Even before the advent of Bitcoin, the Federal Reserve was looking into ways to update the relatively antiquated American payment networks, which often take two or three days to complete a simple money transfer. Banks are aware that this is an area in which they will likely have to adapt or lose business, perhaps even be made irrelevant. While most of the major banks have criticized Bitcoin and refused to work with virtual-currency companies, many of them are nonetheless spending a lot of time and energy behind the scenes studying the technology. JPMorgan Chase, the nation’s largest bank, decided in early 2014 not to conduct business with Bitcoin companies. Banks are captivated, in particular, by the ledger on which all Bitcoins and Bitcoin transactions are recorded: what is known as the blockchain. Unlike traditional financial ledgers, kept by a central institution, the Bitcoin ledger is updated and maintained by everyone on the network, not unlike how Wikipedia is written and monitored by its users. One of the most recent entrants into this area is a start-up led by a former top executive from JPMorgan.

The Federal Reserve has had its own people looking at how to utilize the blockchain technology and potentially even Bitcoin itself. If someone can find a way to minimize the volatility of Bitcoin prices — as many are trying to do — it would be much easier for people to keep their savings in Bitcoin instead of a bank account. The Bitcoin broker Brenda Fernandez scans the QR code of her client’s virtual wallet to make a trade. Dan Morehead, a former Goldman Sachs executive who now runs a hedge fund focused on Bitcoin, told me.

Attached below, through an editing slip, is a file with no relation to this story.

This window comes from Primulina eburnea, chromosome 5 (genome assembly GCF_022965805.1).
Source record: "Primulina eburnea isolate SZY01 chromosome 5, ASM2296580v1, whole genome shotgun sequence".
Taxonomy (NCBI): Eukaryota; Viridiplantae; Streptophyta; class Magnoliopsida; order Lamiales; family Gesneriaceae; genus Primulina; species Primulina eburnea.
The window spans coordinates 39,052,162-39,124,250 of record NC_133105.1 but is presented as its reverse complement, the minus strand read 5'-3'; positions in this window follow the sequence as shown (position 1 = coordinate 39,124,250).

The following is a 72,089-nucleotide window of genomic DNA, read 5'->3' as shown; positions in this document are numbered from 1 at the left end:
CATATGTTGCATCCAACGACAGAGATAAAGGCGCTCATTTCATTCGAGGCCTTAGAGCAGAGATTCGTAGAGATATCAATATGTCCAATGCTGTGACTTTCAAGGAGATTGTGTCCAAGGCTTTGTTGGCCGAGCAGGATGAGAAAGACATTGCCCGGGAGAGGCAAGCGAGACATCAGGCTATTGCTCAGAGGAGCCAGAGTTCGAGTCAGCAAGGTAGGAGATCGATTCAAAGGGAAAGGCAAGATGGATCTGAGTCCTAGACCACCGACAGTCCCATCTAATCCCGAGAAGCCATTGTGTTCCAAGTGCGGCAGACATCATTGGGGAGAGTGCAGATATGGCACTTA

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Things are happening sooner in Argentina, he said, because its financial system creates hassles for the people there. When I returned to Argentina in February this year, the price of Bitcoin had been falling for some time, scaring off many speculators in the United States. There was no sign of waning interest in Argentina, however. Several new companies were trying to provide a more seamless and reliable version of Castiglione’s service. Castiglione was so busy running around the city, trying to keep up with the competition, that he was hard to pin down. She had come to have serious doubts about whether Bitcoin would end up being any better than the old system if it was dominated by the ruling class, which would be immune to any popular backlash, thanks to the lack of a central Bitcoin authority.

Among the people Fernández and Castiglione were both contending with was Wences Casares. He decided in late 2013 that he cared too much about Bitcoin to leave its development to others. He quickly sold his digital-wallet start-up and started his own Bitcoin-centric company with one of the friends from the bus trip, Federico Murrone, an Argentine who was the head programmer on Casares’s past start-ups. Buenos Aires has none of the scrappiness of other virtual-currency players in the country. Casares spent months establishing a partnership with Taringa, the most popular Argentine social network. This month, millions of Taringa members in Argentina and the rest of Latin America automatically had a Xapo Bitcoin wallet opened for them. Users will be able to put Bitcoins or fractions of Bitcoins in their wallets by depositing cash at local drugstores, in the same way they pay utility bills.

When I asked Castiglione what he thought about a global venture like Xapo, he evinced a workingman’s skepticism. Castiglione said, as we sat in his temporary office between client visits. People get the cash to spend. Whether his endeavors would help Bitcoin live up to its grand promise — supplanting Wall Street and central banks — was something Castiglione would consider only in the most pragmatic terms.